Wehrmacht belt buckles are marked with an RZM stamp. It was stamped after the buckle was made and included in the pattern used to punch the buckle. The buckles made for the Hitler Youth and SA are not stamped with the RZM stamp. Moreover, they may not have the makers’ stamps. Therefore, a fake buckle is unlikely to be legitimate. This way, you can be confident that you are buying a real WW2 belt buckle.

The buckle’s shape is also crucial. Genuine belt buckles have a distinctive eagle’s head positioned to the left. These buckles are often round or rectangular, and can be recognizable as such. The size of the buckles varies, and the shape and detail of each is very different. However, it is likely that the buckle’s maker is a third party contractor.

Granular and smooth

A German belt buckle with granular and smooth surfaces is not a real one. If the buckle looks like a real one, you should check the serial number on the buckle. A genuine buckle has a stamp on its back with the company’s name. A fake buckle lacks this stamp or has an incorrect stamp. It could be made of metal or not made of metal at all.

Another way to identify a fake buckle is the manufacturer’s stamp. The RZM issued direct supply permits in December 1944 to control the production of uniforms and ammunition. These buckles are often smooth and granular. Besides the granular and smooth surfaces, the buckle’s shape should be similar to the original one. During World War II, aluminum was a scarce resource, so buckle makers produced a variety of materials, including steel, Bakelite, and rubber.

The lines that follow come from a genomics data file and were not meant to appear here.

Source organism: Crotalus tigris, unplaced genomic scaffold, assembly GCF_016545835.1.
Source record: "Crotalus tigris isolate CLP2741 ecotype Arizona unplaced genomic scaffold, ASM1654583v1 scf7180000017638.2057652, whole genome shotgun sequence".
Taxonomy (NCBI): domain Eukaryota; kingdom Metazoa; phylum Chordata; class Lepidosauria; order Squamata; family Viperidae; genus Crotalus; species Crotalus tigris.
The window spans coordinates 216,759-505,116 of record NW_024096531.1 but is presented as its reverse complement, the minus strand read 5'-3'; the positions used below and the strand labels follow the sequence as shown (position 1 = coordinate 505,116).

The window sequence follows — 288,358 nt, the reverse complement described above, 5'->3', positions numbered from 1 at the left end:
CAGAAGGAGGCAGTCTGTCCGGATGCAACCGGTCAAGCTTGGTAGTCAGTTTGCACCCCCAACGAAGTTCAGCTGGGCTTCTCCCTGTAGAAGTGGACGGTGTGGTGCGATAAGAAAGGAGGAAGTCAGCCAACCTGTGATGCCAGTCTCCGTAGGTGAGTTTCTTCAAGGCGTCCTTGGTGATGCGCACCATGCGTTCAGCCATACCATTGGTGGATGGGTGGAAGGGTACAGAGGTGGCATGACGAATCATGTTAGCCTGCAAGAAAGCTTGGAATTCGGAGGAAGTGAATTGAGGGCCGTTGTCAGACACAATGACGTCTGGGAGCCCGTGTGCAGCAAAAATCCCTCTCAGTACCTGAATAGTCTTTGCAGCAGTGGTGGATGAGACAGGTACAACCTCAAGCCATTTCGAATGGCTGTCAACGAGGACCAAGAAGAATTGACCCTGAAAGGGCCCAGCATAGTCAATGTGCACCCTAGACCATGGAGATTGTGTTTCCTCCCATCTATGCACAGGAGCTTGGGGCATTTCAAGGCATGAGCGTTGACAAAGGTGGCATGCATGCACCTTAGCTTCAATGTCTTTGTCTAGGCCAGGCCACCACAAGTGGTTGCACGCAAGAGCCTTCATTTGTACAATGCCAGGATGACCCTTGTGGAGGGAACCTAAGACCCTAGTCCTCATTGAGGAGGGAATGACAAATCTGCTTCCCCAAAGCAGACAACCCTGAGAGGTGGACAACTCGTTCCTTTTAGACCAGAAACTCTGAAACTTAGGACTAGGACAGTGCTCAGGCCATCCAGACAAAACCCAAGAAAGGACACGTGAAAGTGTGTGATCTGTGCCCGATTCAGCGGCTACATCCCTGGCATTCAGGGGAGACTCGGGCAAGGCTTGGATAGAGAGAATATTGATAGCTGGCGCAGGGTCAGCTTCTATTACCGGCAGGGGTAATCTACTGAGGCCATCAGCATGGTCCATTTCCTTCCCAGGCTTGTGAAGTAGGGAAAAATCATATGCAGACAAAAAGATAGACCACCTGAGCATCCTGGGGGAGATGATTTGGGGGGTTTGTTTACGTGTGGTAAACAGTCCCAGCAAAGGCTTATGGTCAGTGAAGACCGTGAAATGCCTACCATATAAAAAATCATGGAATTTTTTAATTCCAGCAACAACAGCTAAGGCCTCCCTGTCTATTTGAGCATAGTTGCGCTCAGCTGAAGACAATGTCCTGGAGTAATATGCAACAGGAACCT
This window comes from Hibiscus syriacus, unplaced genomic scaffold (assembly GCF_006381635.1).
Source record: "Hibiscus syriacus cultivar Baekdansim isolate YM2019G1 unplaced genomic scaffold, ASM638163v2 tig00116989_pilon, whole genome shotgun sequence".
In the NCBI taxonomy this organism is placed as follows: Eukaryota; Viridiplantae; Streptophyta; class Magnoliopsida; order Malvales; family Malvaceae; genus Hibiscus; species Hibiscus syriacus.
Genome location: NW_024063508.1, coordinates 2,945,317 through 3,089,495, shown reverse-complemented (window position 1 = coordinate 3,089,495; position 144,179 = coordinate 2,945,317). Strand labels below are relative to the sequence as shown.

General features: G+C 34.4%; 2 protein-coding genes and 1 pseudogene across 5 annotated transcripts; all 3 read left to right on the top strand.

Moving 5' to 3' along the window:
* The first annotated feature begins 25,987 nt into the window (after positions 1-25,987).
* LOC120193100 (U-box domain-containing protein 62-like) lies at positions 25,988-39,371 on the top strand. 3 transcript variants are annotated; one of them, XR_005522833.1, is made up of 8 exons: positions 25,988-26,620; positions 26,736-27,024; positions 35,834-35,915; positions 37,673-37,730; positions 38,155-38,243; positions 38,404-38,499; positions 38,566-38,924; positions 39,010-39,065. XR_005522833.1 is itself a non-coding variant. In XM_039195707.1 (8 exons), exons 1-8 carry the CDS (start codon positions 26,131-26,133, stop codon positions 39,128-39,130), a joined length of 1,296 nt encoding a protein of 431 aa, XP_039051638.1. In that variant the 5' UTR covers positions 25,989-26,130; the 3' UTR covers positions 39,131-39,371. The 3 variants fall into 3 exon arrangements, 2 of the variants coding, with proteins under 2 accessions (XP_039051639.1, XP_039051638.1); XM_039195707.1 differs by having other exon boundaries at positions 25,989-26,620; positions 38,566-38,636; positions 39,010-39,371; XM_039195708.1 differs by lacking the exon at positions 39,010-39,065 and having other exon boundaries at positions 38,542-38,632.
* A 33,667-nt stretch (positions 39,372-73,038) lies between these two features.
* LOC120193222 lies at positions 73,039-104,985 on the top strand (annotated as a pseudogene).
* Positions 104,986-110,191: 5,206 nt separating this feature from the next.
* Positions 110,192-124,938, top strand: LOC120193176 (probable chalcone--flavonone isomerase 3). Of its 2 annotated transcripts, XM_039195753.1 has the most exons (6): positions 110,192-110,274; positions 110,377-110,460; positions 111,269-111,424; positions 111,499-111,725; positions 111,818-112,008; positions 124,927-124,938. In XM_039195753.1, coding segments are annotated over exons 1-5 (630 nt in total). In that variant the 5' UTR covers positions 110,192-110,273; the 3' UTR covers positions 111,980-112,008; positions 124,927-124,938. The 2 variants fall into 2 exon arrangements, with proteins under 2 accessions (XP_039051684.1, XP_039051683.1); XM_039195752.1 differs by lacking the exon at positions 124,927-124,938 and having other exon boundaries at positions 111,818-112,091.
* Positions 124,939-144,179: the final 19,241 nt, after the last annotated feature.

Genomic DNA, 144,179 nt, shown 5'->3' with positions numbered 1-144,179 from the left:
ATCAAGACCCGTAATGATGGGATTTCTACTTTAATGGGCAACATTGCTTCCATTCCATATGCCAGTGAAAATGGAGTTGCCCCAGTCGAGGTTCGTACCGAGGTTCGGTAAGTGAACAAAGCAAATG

Different types of buckles have different eagle heads, granular and smooth surfaces, and eagles. The typical buckle of the Third Reich shows an eagle holding a swastika. This symbol was called a Hoheitzeichen. In addition to the granular and smooth surfaces, buckles usually depict the imperial eagle, which is the standard motto of the German army. Earlier versions of the Wehrmacht buckle are rare, with the eagle’s head turned to the left. Despite being rare, they were worn until the end of the war.

A fake buckle may also have weak construction. Its loop is thinner and blacker than the genuine buckle, and it was not polished or buffed thoroughly. It is also marked as “solid brass” but an authentic one is not. The buckle relief area behind the tree branches is empty, and the corners of the fake buckle are angular and smooth. These features are indicative of a fake.